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The Nikkei View

Seoul's pullout from intelligence pact sows seeds of instability

Cooperation with Japan and US vital as check on North Korean ambitions

South Korean President Moon Jae-in is briefed by officials on the General Security of Military Information Agreement at the presidential Blue House in Seoul on Aug. 22.   © South Korea Presidential Blue House/AP

South Korea's withdrawal from an intelligence-sharing agreement with Japan is an impulsive decision that risks further destabilizing the security situation in Northeast Asia. It is especially disappointing at a time when North Korea is launching missiles and China is building up its military.

The need for the General Security of Military Information Agreement is greater than ever. Pyongyang has carried out several launches of short-range ballistic missiles and other projectiles and has improved the sophistication of its arsenal with such technology as guidance systems. Recent reports indicate that the North has developed a submarine capable of launching ballistic missiles, which could be used as a delivery system for nuclear warheads.

The pact offers many benefits to South Korea, complementing its military weak points. Seoul can view up-to-date images from Japanese satellites, as well as take advantage of the exceptional monitoring and detection capabilities of Japanese anti-submarine patrol aircraft, for example.

It should be no surprise that Seoul has been criticized for sacrificing these advantages seemingly to spite Tokyo.

The arrangement also gives Japan ready access to missile information from South Korean radar sites and reconnaissance aircraft. This lets Tokyo quickly determine a projectile's launch site and flight path, enabling valuable analysis before missiles can reach the Japanese archipelago.

The 2016 agreement, which will now expire in November, was renewed multiple times because of these mutual benefits. The emotional clash between Japan and South Korea should not be allowed to spread to defense cooperation.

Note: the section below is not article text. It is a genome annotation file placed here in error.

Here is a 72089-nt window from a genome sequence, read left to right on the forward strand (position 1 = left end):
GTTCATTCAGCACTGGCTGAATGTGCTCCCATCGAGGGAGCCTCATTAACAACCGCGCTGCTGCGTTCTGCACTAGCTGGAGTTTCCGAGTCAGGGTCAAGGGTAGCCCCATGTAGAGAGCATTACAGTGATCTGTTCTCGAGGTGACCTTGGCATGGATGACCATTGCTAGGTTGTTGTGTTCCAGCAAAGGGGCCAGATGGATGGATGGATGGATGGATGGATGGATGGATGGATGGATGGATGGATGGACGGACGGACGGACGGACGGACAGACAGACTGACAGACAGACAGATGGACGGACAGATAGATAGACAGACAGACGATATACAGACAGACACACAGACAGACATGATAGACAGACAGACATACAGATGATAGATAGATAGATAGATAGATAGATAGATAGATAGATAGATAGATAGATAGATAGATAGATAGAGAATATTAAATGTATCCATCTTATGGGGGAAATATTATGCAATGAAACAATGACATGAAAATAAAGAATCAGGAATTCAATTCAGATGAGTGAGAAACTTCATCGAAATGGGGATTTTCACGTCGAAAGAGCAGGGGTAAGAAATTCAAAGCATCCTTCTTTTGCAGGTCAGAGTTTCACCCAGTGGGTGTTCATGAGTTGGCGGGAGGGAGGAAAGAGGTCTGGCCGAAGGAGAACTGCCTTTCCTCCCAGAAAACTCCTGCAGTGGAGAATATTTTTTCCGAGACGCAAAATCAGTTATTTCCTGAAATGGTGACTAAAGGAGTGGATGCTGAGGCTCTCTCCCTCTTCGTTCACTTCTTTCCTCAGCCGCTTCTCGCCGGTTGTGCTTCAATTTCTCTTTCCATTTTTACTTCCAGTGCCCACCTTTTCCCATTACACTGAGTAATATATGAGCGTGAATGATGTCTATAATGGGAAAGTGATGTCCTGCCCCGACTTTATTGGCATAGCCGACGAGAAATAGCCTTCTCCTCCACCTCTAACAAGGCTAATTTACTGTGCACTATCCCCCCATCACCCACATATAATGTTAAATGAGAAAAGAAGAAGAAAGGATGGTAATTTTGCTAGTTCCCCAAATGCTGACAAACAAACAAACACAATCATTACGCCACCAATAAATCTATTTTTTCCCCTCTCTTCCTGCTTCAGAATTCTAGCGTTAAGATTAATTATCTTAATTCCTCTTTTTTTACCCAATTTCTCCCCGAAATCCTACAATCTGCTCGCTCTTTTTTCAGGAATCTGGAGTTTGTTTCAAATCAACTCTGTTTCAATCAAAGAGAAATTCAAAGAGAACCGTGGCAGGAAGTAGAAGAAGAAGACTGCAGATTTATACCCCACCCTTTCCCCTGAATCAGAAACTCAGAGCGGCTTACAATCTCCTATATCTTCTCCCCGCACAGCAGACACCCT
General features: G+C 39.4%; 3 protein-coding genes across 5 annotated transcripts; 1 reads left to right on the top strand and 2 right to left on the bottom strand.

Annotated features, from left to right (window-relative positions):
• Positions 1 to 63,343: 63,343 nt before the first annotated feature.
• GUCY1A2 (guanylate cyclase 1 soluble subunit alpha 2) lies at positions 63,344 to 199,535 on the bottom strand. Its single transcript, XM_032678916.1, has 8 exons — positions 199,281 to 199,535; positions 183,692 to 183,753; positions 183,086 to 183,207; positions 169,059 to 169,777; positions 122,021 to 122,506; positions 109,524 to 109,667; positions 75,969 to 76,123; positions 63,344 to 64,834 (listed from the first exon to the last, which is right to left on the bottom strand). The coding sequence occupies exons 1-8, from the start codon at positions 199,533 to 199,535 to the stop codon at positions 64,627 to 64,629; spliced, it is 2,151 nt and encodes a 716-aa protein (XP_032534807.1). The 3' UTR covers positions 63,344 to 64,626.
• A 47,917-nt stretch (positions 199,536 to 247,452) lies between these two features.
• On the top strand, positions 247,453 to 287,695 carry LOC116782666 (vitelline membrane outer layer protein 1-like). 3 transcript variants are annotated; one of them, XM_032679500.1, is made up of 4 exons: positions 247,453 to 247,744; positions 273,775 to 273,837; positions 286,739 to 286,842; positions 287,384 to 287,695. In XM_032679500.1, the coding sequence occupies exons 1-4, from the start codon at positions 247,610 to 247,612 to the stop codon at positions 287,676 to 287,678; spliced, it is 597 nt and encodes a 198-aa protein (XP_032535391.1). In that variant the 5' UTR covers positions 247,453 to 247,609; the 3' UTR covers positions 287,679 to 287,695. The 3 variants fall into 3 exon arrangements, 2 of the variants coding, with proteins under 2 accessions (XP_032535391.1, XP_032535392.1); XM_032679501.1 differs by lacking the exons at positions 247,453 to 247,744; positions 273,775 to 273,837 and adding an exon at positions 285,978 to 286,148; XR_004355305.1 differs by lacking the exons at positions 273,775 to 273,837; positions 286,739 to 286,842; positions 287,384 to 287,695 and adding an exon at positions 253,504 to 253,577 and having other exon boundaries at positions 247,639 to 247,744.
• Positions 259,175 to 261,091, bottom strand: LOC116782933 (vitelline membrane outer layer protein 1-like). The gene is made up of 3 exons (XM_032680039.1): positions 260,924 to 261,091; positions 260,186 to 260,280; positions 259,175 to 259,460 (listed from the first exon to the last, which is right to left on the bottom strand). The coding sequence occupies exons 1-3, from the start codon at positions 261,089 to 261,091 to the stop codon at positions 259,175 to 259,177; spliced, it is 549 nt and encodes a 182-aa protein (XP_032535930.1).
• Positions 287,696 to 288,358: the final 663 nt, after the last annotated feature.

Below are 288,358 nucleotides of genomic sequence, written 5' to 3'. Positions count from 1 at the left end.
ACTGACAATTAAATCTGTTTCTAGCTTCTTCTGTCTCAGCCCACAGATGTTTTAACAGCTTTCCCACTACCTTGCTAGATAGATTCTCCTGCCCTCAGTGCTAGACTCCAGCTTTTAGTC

Once the pact ends, Tokyo and Seoul will be able to share sensitive defense-related intelligence only by using the U.S. as an intermediary. This risks hindering timely decision-making in an emergency. The U.S. Department of Defense's expression of "strong concern and disappointment" at South Korea's decision shows Washington's alarm at this development.

The administration of South Korean President Moon Jae-in has been a less-than-enthusiastic member of the security partnership with Japan and the U.S. as it seeks reconciliation with North Korea and builds closer ties with China and Russia.

Its withdrawal from the information-sharing agreement made clear that the progressive government is distancing itself from an arrangement that dates from the Cold War era and has become a keystone of regional security.

North Korea's previous demands that the GSOMIA be scrapped were proof that it feared the U.S.-Japan-South Korea trio. Tearing up the deal is a step in the wrong direction. A rift between Seoul and Tokyo that drives a wedge into the three-way partnership would play into the hands of Pyongyang as well as Beijing and Moscow.

South Korea's own Ministry of National Defense and intelligence agency have acknowledged the importance of the agreement. The pullout has led to even expressions of concern in the country that Seoul is using the row with Tokyo for domestic political ends.

South Korea should calmly assess the regional security landscape to gain a renewed understanding of importance of the deal. And Japan, for its part, should carefully consider how to mend bilateral ties.

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